Sunday, December 17, 2006

The Numbers Don't Add Up. Number 1 of a continuing series of pet peeves.

You'd think that people with M.D.s and Ph.Ds and faculty positions in major universities would be able to do simple arithmetic. You'd be wrong.

So I'm writing an article based on a poster presentation of a retrospective study. The topic isn't important. I have the full text of the poster on a piece of paper in front of me. The methods section says that the study involved 29 children hospitalized for serious burns and 73 children hospitalized for other serious injuries. One of the study's dependent variables was whether the children has been breast fed as infants or not. Of those children 47 had been breast fed and 56 had not.

Observant readers will have noticed that 29 + 73 = 102 but 47 + 56 = 103.

The total is 102 for all the other dependent variables, so I'm reasonably certain that there were 102 and not 103 children in the study. Either the number of children who had been breast fed is actually 46 or the number who had not is actually 55.

I pore through all the other numbers on that poster, hoping that there would be a way for me to back-calculate the source of the error. No such luck. By this time it's about 10 minutes before my deadline and after business hours on the Friday before a holiday weekend. There's no realistic possibility of reaching one of the researchers on the phone to resolve the discrepancy.

It clearly wouldn't be right for me to guess which number was correct. That would give me at least a 50% chance of being wrong, and a much greater chance if Murphy's Law is taken into account.

I ended up fudging, writing that "just under half" the children had been breast fed.

I'm telling this story not because it's unusual, but because it's not. It's amazing how often I find numerical errors in studies described in medical conferences. I'd guess it's at least 10%-20% of the time (or about 3 times out of 5, as Dave Barry might say). Occasionally I even find simple arithmetic errors in published papers, errors that apparently went unnoticed during peer review.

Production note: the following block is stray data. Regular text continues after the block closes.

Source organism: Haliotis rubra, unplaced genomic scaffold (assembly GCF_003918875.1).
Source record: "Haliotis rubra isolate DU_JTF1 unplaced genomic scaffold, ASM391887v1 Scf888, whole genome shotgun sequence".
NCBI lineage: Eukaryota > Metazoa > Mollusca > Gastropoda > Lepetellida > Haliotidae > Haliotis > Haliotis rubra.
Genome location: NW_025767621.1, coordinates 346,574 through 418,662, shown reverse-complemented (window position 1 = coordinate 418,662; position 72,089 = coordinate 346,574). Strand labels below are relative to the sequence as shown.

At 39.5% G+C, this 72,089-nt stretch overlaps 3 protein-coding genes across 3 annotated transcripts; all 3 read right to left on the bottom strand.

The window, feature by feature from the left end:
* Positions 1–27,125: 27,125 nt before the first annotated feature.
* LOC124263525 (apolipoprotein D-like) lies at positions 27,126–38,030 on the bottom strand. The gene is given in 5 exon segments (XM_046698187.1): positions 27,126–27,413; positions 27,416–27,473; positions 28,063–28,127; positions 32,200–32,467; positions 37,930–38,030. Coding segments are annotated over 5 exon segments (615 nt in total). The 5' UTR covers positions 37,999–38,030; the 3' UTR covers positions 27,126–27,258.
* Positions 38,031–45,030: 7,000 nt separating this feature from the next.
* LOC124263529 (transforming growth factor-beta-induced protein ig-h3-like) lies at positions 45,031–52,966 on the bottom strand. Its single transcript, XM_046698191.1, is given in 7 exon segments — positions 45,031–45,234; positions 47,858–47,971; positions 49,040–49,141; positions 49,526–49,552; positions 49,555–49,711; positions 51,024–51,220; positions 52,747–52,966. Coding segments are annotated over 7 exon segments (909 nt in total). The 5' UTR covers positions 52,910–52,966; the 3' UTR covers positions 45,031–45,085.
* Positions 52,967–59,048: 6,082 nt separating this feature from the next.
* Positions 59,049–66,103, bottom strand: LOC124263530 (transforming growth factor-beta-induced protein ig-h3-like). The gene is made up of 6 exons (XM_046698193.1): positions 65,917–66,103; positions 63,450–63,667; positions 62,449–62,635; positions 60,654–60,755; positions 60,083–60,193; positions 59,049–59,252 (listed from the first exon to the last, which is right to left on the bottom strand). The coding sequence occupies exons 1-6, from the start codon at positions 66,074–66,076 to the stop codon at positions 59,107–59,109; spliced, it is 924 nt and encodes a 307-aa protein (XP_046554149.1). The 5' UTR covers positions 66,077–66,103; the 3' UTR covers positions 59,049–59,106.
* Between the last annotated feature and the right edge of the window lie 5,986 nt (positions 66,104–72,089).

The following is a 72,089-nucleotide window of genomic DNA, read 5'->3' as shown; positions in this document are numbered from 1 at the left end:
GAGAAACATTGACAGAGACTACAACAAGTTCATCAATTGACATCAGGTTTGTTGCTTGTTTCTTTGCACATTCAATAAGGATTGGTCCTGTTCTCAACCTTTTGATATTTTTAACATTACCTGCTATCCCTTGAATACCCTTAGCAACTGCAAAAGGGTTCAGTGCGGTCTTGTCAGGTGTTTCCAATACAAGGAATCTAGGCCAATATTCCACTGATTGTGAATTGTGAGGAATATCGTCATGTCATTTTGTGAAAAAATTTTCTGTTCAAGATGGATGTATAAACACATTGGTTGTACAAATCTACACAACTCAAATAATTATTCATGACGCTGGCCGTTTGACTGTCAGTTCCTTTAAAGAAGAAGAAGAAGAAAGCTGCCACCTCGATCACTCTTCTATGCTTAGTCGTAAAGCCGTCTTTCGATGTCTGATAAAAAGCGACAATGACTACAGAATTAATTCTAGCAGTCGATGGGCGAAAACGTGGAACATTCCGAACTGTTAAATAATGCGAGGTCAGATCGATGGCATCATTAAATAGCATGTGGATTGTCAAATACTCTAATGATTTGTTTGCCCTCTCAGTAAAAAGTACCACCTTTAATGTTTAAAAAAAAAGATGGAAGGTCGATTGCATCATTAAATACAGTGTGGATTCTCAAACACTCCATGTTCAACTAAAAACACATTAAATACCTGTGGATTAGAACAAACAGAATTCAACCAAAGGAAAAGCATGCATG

Calculated percentages are especially subject to error, for some reason. I've learned to recheck every percentage I plan to quote in my stories.

But I've also found major statistical errors. Once, I was all set to write about a study reporting a statistically significant difference between two groups until I took a close look at the data. There was a bar chart, and one of the groups did appear slightly larger on the relevant variable than the other. But when I took a close look at where the error bars would have been (had the authors put error bars on the bar chart), it was clear that the difference between the two groups was clearly within the margin of error, and there was no way in hell that the difference between them was statistically significant at the p=0.05 level.

I guess the moral of this story is that science and medical writers need to take close and critical looks at the actual numbers in the studies they write about, and not assume that scientists with advanced degrees are capable of calculating a percentage.


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